Oil company hopes to strike efficiency with cloud analytics

Oil company hopes to strike efficiency with cloud analytics

To make drilling more efficient during a commodities industry downturn, Laredo Petroleum is turning to cloud applications from a Silicon Valley startup to correlate production and operational costs.

An offhand remark about hating spreadsheets led Laredo Petroleum CIO Lars Crotwell to deploy analytics software to help the company curb production costs. Crotwell, during a phone call with a friend in 2013, complained that business managers were cross-referencing data from dozens of Excel files to understand why operating costs for some wells were higher than those producing twice as much oil.

"We were using a lot of homegrown spreadsheets and it was like herding cats," says Crotwell, who manages IT for publicly traded Laredo, which produces 15 million barrels of oil annually from 1,000 wells situated in the Permian Basin of West Texas.

lars headshot lpi

Laredo Petroleum CIO Lars Crotwell

The friend recommended that Crotwell evaluate Tidemark, an emerging player in the cloud analytics market for corporate financial planning and forecasting. So Crotwell, who was looking to adopt more cloud solutions as part of the corporate strategy to internal IT maintenance, took a chance on the relatively unknown Silicon Valley startup. He says Tidemark has helped tie operation costs to production, allowing Laredo to make better decisions about how to allocate resources such as chemicals and maintenance staff.

Analytics helps companies get their costs in line

Companies have long used such tools, called corporate performance management (CPM) software, to get a handle on the state of the business and make changes that may boost revenues. CPM has become particularly important for players in the energy sector, as Laredo and his industry pees rode the recent oil boom that drove U.S. production of shale oil from 7 million barrels daily to a peak of 9.5 million in 2014. This year is a different story, however, as supply has greatly exceeded demand. “Economics rears its ugly head and slaps you in the face,” Crotwell says. “Now we're paying the price." Laredo last week reported a third-quarter loss of $847.8 million, after recording a profit in the same period a year earlier.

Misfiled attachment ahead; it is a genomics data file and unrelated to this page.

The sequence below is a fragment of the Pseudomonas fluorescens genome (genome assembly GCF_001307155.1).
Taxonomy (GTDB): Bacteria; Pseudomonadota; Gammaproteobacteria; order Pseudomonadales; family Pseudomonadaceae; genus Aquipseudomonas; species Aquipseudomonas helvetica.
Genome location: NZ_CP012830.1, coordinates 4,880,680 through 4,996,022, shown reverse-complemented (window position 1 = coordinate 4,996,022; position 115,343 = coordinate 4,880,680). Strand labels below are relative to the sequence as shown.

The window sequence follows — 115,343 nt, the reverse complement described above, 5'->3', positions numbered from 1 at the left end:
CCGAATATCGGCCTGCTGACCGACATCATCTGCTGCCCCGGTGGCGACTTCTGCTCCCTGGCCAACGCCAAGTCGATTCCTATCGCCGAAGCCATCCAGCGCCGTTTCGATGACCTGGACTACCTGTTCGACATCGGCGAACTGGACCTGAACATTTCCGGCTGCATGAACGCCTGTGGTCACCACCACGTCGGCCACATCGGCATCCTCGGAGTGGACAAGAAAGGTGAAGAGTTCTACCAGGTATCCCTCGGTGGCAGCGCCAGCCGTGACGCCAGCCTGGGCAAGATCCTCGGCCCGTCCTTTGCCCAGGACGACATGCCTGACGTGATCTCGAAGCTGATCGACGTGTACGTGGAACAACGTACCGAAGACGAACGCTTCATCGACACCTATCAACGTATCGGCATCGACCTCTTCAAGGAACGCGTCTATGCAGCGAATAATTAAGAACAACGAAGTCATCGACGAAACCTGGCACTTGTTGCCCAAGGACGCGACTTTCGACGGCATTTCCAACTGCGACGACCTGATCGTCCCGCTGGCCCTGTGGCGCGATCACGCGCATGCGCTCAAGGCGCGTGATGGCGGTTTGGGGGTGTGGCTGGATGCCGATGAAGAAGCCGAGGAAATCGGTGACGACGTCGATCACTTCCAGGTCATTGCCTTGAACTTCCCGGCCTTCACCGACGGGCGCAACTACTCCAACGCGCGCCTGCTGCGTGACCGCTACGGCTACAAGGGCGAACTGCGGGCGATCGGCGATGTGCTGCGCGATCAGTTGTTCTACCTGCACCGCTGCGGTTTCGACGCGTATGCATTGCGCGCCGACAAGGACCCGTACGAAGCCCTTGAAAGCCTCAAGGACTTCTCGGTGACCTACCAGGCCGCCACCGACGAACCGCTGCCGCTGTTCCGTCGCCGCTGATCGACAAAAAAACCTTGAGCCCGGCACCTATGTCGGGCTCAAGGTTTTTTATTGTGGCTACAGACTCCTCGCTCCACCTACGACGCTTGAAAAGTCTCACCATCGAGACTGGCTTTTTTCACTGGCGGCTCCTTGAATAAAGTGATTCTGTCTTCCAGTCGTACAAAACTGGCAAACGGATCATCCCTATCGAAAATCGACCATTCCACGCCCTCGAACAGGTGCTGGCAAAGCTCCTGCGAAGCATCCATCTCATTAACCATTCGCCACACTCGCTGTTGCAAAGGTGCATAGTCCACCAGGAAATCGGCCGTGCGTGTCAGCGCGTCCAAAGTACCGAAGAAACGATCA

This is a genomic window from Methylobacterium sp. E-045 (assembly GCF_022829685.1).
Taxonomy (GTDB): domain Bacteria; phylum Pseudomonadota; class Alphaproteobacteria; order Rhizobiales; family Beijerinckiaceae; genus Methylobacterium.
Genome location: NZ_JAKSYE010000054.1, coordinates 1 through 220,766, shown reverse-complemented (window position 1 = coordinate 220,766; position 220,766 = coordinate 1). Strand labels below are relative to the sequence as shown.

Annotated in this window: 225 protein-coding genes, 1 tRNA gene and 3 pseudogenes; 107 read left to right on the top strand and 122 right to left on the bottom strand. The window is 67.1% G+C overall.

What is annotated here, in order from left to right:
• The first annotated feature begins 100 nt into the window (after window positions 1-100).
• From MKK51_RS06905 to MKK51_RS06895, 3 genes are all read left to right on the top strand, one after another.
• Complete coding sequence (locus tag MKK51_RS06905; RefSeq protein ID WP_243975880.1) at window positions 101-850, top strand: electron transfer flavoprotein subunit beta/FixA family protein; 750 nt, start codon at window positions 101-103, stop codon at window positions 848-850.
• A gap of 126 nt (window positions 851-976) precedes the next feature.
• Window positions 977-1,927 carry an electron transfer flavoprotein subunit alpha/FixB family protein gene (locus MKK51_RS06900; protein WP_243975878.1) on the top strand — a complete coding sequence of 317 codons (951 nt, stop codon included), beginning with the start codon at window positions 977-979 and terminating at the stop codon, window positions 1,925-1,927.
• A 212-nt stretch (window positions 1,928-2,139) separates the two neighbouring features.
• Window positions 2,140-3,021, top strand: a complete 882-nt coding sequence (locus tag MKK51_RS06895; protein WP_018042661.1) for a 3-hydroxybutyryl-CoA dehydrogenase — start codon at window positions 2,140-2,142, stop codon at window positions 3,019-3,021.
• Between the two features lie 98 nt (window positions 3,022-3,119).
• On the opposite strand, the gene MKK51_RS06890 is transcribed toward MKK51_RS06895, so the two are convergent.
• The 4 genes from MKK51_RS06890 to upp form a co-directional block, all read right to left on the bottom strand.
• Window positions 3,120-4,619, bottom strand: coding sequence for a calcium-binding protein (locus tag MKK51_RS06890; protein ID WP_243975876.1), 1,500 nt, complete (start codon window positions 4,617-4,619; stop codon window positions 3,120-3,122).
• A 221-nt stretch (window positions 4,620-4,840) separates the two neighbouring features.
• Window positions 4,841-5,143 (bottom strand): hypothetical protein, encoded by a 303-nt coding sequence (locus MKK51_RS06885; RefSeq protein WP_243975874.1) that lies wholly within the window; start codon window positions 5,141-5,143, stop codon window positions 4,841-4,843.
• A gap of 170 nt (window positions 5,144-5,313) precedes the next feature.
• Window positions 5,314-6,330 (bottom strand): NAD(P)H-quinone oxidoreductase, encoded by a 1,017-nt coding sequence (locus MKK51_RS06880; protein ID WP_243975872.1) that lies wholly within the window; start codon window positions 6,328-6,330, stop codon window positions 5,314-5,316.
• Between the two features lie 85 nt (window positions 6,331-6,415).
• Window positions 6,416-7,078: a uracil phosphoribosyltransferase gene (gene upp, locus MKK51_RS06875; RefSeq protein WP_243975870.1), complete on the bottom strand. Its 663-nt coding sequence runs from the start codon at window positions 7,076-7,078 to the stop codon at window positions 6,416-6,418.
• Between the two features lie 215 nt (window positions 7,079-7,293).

When the market is booming and oil companies are counting their riches, there’s little time to analyze how companies can run more efficient operations. But during a downturn, CFOs want finance and operations aligned, and every dollar spent is scrutinized. “You can address things you couldn't address in hypergrowth mode,” Crotwell says. Laredo is taking advantage of the situation to use Tidemark to identify wells that are costing more than they should.

Pumpers (well workers who inspect and maintain well sites daily) order and use chemicals to treat corrosion built up from iron and calcium deposits. Chemical applications boost operating costs and, if they work as intended, increase well production by freeing up deposits constricting oil flow. Laredo has historically struggled to tie the effect of chemical treatments to changes in production, making it hard to determine whether geological factors, machine operations or human behavior were the root cause of why some wells cost more to operate than others that produce more oil. The spreadsheet calculations often took weeks, after which time the data changed enough to weaken the analysis. “From a data perspective that's always been something of a challenge for smaller shops to tie together,” Crotwell says.

Surviving, thriving during a downturn

Tidemark gives Laredo pumpers visibility into the operating and production cost trends from each well in one Web dashboard, which they can access from a laptop, tablet or mobile phone. Pumpers can use the software to drill down into details such as whether and how chemicals impacted oil production. This data, when correlated with production and financial software, also enables Laredo to make changes, such as ordering fewer or more roustabouts to help maintain the wells. “It tell us things like why a route on per-barrel basis is costing two times what a well on a similar route is,” Crotwell says. “And it helps us know whether we can we expect the production cost going forward or is it behavior that can be modified.”

The fact that Tidemark runs in the cloud is another plus for Laredo. With only 300 people on the staff, Laredo operates a lean IT team. Any solution that Crotwell can purchase and host elsewhere is a benefit. The cloud has become the default choice, allowing the company to shutter depreciated hardware. The company is using cloud-based intrusion detection and prevention tools, email filtering and management, and is testing Microsoft’s Azure cloud infrastructure because “we’re not a data center or application software provider.”

Crotwell won’t say how much financial benefit Laredo is getting out of Tidemark, but he says the improved data management will help the company operate more efficiently during a downturn. “You fix your operations, you get your costs under control, and you get your information reporting and analytics in place because the market will turn and when it does you will be the most prepared to take advantage of the new opportunities,” he says.

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